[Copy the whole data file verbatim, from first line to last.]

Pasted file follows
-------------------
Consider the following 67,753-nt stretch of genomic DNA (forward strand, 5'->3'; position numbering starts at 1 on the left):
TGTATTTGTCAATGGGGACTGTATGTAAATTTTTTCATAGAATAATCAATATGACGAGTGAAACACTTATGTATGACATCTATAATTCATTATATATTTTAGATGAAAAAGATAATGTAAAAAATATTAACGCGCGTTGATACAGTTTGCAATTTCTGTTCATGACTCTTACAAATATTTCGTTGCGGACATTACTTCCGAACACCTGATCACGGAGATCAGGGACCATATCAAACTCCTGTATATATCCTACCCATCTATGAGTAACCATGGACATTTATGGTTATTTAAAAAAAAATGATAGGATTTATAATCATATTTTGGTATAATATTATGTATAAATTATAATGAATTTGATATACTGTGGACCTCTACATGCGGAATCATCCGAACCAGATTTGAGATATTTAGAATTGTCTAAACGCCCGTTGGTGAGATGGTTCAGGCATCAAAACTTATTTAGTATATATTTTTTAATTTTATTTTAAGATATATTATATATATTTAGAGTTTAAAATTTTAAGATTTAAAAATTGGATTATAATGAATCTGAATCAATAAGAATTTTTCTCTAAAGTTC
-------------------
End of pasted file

Consider the following 67,753-nt stretch of genomic DNA (forward strand, 5'->3'; position numbering starts at 1 on the left):
TGTATTTGTCAATGGGGACTGTATGTAAATTTTTTCATAGAATAATCAATATGACGAGTGAAACACTTATGTATGACATCTATAATTCATTATATATTTTAGATGAAAAAGATAATGTAAAAAATATTAACGCGCGTTGATACAGTTTGCAATTTCTGTTCATGACTCTTACAAATATTTCGTTGCGGACATTACTTCCGAACACCTGATCACGGAGATCAGGGACCATATCAAACTCCTGTATATATCCTACCCATCTATGAGTAACCATGGACATTTATGGTTATTTAAAAAAAAATGATAGGATTTATAATCATATTTTGGTATAATATTATGTATAAATTATAATGAATTTGATATACTGTGGACCTCTACATGCGGAATCATCCGAACCAGATTTGAGATATTTAGAATTGTCTAAACGCCCGTTGGTGAGATGGTTCAGGCATCAAAACTTATTTAGTATATATTTTTTAATTTTATTTTAAGATATATTATATATATTTAGAGTTTAAAATTTTAAGATTTAAAAATTGGATTATAATGAATCTGAATCAATAAGAATTTTTCTCTAAAGTTC